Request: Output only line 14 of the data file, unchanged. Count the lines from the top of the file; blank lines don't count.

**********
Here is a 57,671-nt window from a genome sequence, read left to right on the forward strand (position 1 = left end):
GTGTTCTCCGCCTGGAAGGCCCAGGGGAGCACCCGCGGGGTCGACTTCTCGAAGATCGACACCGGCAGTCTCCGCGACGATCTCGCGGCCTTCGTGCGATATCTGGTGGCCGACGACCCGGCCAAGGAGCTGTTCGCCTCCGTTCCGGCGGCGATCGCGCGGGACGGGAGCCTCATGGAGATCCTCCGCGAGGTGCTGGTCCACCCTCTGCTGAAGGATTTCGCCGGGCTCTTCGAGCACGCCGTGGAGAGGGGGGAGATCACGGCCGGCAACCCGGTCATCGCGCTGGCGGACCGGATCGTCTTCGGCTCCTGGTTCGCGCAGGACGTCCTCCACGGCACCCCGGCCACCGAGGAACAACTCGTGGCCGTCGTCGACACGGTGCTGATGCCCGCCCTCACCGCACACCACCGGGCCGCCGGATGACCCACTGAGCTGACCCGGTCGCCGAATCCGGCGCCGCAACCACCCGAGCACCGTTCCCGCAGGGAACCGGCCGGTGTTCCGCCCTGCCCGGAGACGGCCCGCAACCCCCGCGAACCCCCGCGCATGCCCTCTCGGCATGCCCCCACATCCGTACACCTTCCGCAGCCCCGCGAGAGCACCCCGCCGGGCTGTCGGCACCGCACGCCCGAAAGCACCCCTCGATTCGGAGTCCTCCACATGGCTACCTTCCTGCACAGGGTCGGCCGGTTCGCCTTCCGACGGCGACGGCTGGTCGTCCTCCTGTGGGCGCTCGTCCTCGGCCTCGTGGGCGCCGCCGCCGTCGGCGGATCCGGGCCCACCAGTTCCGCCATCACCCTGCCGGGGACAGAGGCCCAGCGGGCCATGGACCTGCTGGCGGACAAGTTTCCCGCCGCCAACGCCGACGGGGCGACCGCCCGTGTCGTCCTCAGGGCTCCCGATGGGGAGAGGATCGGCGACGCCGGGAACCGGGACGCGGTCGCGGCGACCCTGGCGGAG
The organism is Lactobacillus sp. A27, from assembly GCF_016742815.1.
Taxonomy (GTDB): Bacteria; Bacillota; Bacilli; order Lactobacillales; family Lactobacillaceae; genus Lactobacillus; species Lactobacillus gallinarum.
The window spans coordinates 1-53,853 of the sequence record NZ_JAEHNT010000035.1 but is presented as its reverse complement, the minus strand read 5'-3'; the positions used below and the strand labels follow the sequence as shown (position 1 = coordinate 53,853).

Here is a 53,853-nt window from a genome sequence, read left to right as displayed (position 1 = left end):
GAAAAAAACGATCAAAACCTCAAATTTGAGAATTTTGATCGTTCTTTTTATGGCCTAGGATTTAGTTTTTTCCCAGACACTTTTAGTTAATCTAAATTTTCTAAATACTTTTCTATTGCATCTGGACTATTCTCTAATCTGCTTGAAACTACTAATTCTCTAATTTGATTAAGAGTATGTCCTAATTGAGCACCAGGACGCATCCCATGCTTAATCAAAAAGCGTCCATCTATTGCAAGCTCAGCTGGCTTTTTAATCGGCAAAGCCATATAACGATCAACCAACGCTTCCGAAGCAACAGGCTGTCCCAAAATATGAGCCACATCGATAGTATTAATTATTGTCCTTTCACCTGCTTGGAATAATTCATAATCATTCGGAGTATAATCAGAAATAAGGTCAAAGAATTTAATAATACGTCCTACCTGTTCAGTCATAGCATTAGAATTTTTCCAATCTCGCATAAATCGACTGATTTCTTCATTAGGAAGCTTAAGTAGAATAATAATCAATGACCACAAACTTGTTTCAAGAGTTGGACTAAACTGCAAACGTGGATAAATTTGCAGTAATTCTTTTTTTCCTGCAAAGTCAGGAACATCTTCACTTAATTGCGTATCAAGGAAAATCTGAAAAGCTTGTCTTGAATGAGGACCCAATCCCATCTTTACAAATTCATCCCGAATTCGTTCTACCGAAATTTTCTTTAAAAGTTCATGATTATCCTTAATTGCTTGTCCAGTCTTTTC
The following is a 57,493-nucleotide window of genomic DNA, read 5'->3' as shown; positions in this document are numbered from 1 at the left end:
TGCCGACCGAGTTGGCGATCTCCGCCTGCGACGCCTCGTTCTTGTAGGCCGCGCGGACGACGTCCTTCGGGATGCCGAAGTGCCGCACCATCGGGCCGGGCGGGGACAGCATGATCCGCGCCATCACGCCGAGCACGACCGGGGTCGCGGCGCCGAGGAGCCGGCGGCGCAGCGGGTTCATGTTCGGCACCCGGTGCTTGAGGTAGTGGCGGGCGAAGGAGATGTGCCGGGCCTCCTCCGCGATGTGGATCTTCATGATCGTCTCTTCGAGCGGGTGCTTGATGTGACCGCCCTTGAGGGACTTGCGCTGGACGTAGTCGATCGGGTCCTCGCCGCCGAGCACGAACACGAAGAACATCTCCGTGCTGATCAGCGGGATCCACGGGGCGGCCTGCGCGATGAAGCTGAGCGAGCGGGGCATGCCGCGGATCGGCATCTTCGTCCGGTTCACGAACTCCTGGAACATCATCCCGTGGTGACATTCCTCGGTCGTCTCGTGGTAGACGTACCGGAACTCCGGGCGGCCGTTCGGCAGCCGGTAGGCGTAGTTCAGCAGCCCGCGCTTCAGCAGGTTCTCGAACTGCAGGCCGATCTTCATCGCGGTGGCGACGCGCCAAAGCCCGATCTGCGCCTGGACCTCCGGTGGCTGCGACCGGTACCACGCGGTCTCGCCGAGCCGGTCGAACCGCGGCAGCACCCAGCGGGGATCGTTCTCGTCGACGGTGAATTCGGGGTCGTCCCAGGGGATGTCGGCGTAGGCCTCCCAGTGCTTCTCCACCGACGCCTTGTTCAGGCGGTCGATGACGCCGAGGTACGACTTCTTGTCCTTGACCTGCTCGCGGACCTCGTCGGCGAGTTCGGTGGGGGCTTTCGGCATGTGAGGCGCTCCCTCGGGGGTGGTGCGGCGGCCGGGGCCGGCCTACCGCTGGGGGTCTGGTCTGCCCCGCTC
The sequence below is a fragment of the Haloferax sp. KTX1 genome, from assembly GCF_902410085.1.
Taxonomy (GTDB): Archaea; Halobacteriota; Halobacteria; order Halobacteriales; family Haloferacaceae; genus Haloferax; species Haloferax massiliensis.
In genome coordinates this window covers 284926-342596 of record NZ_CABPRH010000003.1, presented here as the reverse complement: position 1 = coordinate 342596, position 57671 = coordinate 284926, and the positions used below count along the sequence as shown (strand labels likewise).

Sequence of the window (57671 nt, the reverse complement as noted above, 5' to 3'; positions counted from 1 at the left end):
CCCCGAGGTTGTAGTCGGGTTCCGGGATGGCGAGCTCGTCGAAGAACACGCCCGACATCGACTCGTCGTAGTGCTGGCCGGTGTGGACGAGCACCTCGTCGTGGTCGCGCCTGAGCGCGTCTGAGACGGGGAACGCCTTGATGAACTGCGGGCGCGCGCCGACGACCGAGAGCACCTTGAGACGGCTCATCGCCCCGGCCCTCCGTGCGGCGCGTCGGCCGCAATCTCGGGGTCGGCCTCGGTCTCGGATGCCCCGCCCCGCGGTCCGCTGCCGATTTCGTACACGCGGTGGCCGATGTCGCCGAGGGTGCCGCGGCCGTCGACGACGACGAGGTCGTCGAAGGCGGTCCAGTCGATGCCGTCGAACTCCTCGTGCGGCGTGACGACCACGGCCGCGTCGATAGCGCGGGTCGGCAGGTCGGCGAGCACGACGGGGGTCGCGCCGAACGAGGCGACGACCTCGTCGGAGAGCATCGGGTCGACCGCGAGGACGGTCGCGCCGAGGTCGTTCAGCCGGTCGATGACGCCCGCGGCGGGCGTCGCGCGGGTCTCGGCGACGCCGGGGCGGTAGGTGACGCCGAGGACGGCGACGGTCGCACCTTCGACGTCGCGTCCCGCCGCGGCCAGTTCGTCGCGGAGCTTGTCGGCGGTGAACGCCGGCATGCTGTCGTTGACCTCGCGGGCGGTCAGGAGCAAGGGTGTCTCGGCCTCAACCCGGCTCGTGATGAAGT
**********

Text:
CCCCGAGGTTGTAGTCGGGTTCCGGGATGGCGAGCTCGTCGAAGAACACGCCCGACATCGACTCGTCGTAGTGCTGGCCGGTGTGGACGAGCACCTCGTCGTGGTCGCGCCTGAGCGCGTCTGAGACGGGGAACGCCTTGATGAACTGCGGGCGCGCGCCGACGACCGAGAGCACCTTGAGACGGCTCATCGCCCCGGCCCTCCGTGCGGCGCGTCGGCCGCAATCTCGGGGTCGGCCTCGGTCTCGGATGCCCCGCCCCGCGGTCCGCTGCCGATTTCGTACACGCGGTGGCCGATGTCGCCGAGGGTGCCGCGGCCGTCGACGACGACGAGGTCGTCGAAGGCGGTCCAGTCGATGCCGTCGAACTCCTCGTGCGGCGTGACGACCACGGCCGCGTCGATAGCGCGGGTCGGCAGGTCGGCGAGCACGACGGGGGTCGCGCCGAACGAGGCGACGACCTCGTCGGAGAGCATCGGGTCGACCGCGAGGACGGTCGCGCCGAGGTCGTTCAGCCGGTCGATGACGCCCGCGGCGGGCGTCGCGCGGGTCTCGGCGACGCCGGGGCGGTAGGTGACGCCGAGGACGGCGACGGTCGCACCTTCGACGTCGCGTCCCGCCGCGGCCAGTTCGTCGCGGAGCTTGTCGGCGGTGAACGCCGGCATGCTGTCGTTGACCTCGCGGGCGGTCAGGAGCAAGGGTGTCTCGGCCTCAACCCGGCTCGTGATGAAGT